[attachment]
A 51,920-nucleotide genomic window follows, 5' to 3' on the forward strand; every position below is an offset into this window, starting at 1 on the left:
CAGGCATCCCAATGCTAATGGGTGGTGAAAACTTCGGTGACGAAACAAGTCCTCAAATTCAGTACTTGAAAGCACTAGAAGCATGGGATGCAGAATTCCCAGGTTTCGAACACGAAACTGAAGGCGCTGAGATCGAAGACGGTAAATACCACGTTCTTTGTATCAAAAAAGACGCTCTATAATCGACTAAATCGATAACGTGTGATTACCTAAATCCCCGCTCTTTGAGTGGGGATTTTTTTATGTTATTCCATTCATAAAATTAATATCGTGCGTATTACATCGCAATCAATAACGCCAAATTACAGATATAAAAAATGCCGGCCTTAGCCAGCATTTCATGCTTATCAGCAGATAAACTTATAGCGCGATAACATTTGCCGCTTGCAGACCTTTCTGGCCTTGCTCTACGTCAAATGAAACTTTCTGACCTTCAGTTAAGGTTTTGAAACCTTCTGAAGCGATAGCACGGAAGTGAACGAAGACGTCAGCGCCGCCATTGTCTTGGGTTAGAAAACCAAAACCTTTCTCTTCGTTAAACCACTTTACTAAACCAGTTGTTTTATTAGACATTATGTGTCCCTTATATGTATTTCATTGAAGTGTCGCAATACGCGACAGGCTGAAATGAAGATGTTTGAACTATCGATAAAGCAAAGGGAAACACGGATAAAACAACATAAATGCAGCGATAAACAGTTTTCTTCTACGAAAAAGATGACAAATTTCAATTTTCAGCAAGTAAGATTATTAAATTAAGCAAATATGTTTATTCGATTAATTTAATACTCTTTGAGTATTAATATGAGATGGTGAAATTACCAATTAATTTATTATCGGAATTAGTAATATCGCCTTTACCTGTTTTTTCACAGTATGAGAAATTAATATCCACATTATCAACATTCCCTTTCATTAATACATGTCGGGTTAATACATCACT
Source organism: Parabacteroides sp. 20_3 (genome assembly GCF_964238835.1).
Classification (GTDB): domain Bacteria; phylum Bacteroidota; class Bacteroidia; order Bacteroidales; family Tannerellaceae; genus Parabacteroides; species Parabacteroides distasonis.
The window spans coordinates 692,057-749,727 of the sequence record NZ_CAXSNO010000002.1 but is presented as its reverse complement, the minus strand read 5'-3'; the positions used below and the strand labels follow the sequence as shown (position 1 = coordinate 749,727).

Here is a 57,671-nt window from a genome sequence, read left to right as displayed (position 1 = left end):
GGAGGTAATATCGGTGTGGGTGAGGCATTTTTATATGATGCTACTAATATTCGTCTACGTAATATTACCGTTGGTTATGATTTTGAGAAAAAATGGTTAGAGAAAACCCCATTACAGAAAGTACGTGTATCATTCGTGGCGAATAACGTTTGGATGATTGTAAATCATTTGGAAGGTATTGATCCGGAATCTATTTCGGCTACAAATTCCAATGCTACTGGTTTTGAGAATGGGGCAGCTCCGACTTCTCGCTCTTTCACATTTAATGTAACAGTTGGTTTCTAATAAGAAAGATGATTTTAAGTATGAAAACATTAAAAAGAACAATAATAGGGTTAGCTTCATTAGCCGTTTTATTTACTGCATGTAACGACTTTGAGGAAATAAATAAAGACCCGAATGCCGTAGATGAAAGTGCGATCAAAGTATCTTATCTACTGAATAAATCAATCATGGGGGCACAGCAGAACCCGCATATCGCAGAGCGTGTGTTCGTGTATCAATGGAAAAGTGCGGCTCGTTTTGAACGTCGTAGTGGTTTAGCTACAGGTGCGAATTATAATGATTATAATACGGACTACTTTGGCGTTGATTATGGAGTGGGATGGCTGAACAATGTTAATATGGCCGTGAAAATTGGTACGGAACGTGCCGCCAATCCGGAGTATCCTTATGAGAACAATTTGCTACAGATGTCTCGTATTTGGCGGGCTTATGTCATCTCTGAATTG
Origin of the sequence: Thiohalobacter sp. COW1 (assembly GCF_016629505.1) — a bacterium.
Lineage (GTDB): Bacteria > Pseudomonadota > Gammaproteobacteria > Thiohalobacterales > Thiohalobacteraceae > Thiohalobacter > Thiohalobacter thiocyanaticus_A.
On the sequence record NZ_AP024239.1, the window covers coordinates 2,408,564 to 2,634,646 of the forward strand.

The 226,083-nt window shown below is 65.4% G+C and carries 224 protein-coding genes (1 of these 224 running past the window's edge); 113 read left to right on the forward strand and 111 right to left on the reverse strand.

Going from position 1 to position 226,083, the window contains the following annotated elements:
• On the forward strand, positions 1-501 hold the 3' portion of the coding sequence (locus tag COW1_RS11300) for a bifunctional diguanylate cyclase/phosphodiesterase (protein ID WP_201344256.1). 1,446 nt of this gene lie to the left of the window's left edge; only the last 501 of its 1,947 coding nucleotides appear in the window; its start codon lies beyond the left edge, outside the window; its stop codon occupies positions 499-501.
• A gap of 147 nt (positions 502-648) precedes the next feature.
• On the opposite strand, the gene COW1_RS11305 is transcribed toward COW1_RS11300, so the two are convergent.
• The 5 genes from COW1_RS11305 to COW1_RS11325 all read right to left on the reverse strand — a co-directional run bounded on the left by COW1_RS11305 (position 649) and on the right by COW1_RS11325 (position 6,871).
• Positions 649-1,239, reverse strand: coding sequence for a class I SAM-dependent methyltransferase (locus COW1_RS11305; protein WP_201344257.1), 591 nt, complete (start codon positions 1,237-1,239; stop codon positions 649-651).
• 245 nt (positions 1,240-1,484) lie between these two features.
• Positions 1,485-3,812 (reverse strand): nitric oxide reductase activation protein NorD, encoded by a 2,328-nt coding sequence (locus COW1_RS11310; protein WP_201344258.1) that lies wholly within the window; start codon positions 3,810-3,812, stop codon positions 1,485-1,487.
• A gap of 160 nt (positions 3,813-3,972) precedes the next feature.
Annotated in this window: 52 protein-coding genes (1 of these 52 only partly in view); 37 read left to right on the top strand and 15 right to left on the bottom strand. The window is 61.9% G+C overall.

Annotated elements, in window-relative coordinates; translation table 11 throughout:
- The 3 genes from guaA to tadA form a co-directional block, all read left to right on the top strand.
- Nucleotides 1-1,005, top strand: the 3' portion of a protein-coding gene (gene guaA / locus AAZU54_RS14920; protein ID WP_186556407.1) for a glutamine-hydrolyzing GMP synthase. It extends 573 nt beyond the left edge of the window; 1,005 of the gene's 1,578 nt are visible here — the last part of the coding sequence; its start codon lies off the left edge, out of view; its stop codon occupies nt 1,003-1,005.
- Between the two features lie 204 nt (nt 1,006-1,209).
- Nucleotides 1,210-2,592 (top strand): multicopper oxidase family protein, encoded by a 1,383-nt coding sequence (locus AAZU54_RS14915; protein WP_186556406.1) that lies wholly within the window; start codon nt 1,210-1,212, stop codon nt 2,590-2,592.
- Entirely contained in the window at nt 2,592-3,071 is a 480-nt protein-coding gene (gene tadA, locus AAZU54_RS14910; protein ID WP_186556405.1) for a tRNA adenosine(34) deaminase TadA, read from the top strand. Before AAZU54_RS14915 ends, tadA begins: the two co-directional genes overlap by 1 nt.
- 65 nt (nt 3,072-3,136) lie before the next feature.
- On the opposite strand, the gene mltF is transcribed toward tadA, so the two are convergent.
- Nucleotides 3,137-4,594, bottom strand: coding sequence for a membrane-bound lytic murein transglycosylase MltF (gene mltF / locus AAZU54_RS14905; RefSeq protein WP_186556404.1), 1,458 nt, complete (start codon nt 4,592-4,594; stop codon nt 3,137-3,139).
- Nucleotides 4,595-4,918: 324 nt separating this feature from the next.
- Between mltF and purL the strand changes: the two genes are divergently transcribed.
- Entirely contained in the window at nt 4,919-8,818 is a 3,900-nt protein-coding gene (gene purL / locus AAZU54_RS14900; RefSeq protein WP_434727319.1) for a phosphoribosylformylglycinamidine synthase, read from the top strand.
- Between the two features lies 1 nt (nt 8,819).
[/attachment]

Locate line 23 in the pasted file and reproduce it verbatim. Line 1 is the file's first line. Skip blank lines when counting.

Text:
- The 3 genes from guaA to tadA form a co-directional block, all read left to right on the top strand.